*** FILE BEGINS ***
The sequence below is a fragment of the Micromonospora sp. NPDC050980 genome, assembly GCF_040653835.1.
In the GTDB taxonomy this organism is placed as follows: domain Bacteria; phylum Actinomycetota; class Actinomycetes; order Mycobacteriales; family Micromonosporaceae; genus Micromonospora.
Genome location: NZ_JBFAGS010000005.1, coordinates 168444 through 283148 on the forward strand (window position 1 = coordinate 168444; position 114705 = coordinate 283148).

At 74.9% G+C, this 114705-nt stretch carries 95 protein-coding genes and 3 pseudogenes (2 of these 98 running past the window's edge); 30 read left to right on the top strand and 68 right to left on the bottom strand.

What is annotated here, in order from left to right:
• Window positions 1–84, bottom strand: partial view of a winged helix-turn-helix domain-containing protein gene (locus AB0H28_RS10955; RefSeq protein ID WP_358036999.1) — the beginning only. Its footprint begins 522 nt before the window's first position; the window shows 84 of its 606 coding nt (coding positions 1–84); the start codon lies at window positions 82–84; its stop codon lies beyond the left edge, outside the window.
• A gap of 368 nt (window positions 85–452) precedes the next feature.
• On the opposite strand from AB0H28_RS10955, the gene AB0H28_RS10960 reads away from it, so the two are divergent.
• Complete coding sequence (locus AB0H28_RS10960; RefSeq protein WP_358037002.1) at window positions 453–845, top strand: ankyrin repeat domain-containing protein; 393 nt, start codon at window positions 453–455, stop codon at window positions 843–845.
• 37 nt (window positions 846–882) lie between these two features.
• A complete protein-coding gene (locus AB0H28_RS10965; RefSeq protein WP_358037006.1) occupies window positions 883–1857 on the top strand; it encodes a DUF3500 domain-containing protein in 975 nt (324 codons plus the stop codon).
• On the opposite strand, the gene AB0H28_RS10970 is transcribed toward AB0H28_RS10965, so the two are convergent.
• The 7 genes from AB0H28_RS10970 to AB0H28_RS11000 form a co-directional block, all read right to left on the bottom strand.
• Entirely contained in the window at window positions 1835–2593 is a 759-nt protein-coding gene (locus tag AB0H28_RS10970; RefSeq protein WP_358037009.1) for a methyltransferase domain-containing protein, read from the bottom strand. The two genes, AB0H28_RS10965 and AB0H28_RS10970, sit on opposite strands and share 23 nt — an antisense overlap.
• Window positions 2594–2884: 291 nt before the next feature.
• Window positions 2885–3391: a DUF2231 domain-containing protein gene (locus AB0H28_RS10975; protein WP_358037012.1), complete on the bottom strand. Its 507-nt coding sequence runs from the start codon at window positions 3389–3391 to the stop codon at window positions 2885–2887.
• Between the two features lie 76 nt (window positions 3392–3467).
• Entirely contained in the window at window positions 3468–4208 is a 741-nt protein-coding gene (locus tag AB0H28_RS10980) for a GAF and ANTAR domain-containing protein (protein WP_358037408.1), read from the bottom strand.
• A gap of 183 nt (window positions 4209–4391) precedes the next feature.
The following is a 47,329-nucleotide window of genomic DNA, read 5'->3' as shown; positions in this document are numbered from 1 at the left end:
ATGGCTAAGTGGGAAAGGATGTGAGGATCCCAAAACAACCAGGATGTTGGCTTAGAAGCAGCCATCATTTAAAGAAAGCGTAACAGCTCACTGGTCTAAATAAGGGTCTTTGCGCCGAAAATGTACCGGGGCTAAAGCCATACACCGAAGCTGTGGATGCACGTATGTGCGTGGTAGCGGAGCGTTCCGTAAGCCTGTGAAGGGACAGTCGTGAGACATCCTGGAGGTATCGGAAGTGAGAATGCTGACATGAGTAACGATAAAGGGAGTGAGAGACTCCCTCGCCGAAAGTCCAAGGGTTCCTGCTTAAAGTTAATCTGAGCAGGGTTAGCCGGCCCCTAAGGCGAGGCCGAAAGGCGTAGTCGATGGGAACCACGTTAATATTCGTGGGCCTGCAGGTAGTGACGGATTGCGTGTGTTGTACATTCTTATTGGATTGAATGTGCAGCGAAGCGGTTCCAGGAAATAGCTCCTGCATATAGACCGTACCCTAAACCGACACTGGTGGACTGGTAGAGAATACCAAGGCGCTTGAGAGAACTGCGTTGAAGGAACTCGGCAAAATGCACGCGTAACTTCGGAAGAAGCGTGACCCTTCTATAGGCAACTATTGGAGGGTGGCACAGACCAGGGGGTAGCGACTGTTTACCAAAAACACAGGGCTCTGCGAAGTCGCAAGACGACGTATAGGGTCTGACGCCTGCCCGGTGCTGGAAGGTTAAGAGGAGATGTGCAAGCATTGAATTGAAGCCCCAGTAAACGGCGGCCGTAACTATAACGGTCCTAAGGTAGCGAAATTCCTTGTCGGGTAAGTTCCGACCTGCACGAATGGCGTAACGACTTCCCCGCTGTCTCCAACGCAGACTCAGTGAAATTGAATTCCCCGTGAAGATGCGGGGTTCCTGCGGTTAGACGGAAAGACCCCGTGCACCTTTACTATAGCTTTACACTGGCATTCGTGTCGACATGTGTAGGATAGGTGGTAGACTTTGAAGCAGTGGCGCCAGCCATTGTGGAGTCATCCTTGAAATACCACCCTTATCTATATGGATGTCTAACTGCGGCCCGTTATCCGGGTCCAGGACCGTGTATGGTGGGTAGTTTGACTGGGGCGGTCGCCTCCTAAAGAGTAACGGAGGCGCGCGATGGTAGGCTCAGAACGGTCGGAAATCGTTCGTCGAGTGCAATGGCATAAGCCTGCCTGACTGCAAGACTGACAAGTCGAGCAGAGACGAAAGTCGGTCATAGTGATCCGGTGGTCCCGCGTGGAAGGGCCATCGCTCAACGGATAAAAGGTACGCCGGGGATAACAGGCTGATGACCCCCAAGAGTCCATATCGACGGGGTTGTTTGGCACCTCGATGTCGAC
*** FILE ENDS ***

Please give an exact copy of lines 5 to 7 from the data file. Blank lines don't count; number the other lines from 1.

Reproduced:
What is annotated here, in order from left to right:
• Window positions 1–84, bottom strand: partial view of a winged helix-turn-helix domain-containing protein gene (locus AB0H28_RS10955; RefSeq protein ID WP_358036999.1) — the beginning only. Its footprint begins 522 nt before the window's first position; the window shows 84 of its 606 coding nt (coding positions 1–84); the start codon lies at window positions 82–84; its stop codon lies beyond the left edge, outside the window.
• A gap of 368 nt (window positions 85–452) precedes the next feature.